The author traces his internet connection from his home wondering where it goes. Since the author is non-technical and the physical manifestation of the Internet is less than thrilling (think fridge-sized routers and miles upon miles of fiber optic cable) this book was pretty boring. Not that I was looking for a technical manual on networking infrastructure, but the author only really answered the question he posed in the first chapter in the epilogue. Annoyingly he was really attached to the “physicality” of the Internet which invariably ended up being concrete windowless warehouses. There’s a bit of history (the first computer to computer network message passing in 1969), but I think a history book would have been more interesting and certainly more thorough. Basically the author was out of his depth, being neither a historian nor a technician. While he travelled to Frankfurt, London, Lisbon, NYC and California in all cases it was to see a warehouse of routers and cables.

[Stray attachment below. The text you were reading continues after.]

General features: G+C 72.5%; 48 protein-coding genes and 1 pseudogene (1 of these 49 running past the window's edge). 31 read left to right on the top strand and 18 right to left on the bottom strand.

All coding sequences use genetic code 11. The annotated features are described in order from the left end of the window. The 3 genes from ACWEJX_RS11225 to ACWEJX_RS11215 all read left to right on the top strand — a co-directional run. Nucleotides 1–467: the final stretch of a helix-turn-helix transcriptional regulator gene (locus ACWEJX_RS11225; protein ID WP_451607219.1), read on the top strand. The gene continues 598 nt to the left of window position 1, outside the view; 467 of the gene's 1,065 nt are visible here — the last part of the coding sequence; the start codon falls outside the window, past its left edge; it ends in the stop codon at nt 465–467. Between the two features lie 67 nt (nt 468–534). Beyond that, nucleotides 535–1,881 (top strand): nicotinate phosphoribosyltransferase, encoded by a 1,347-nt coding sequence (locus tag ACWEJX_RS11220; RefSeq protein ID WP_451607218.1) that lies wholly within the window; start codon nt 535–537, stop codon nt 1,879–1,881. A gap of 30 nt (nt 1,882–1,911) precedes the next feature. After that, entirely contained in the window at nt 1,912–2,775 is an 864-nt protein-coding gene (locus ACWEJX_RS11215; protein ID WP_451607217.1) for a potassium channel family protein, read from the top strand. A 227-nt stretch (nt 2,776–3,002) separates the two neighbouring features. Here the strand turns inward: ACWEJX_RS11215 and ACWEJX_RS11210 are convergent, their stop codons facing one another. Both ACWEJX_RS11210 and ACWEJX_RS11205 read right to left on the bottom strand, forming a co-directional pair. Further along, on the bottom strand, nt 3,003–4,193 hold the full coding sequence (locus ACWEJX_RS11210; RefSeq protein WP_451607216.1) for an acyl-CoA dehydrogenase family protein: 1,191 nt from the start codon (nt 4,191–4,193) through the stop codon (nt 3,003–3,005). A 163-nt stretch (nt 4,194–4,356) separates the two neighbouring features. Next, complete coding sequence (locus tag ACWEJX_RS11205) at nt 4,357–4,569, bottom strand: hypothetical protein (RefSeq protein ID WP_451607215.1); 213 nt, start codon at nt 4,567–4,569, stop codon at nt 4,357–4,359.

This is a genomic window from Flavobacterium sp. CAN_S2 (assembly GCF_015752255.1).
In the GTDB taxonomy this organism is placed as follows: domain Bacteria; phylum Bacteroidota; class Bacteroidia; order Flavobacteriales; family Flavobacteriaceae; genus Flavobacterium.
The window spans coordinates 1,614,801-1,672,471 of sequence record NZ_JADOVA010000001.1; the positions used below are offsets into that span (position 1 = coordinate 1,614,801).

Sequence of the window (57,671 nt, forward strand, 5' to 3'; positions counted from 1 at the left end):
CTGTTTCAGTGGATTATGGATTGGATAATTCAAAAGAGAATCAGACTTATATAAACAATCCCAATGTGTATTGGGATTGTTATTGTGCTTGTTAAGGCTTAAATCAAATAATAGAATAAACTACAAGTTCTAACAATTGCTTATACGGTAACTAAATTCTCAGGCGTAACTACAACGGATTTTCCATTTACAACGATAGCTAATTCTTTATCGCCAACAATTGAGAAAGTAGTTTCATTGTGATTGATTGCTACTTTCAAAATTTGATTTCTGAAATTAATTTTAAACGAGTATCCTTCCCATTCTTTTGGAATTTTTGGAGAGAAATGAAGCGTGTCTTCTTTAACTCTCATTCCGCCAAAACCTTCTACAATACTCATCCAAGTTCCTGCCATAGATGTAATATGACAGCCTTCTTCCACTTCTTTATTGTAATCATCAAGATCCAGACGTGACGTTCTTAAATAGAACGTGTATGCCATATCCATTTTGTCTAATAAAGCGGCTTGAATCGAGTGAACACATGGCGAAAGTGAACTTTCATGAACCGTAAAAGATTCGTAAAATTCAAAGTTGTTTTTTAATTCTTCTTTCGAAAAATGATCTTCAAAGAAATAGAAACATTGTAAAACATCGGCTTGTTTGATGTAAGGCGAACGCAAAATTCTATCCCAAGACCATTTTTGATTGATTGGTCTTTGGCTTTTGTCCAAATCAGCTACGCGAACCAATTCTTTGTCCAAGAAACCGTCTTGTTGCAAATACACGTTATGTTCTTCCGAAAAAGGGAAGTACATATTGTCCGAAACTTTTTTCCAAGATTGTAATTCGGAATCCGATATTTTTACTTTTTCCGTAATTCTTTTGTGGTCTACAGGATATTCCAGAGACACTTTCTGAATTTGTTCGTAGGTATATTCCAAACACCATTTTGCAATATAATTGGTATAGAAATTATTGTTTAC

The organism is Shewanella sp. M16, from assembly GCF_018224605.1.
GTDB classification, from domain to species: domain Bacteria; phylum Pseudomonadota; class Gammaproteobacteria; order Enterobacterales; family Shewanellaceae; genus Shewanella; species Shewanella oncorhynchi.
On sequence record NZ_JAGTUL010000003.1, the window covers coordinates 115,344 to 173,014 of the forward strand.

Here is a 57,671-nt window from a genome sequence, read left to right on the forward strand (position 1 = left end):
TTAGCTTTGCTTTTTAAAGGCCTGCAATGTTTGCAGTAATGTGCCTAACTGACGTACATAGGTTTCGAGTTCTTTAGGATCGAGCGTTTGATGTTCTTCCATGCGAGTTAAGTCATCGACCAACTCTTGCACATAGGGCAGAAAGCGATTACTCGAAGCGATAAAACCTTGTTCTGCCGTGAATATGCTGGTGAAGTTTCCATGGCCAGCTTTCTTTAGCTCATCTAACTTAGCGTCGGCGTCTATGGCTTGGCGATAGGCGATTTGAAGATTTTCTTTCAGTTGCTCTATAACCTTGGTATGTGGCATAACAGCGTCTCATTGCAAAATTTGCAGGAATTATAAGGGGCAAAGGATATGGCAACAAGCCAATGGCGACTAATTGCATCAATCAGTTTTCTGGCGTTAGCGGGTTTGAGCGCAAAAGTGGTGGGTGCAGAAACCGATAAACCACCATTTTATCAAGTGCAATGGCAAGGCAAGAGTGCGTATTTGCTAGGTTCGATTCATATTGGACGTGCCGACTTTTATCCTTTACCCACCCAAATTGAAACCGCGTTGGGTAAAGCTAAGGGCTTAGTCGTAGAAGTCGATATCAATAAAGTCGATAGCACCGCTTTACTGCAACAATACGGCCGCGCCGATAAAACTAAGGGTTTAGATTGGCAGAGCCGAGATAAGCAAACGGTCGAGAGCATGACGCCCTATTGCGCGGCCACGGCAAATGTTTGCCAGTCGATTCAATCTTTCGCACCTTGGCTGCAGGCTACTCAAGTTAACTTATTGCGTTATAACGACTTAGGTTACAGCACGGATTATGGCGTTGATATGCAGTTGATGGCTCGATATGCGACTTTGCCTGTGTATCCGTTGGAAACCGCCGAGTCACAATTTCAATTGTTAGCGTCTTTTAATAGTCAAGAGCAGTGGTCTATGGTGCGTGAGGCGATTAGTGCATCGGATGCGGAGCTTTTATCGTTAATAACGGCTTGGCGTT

Tubes A Journey to the Center of the Internet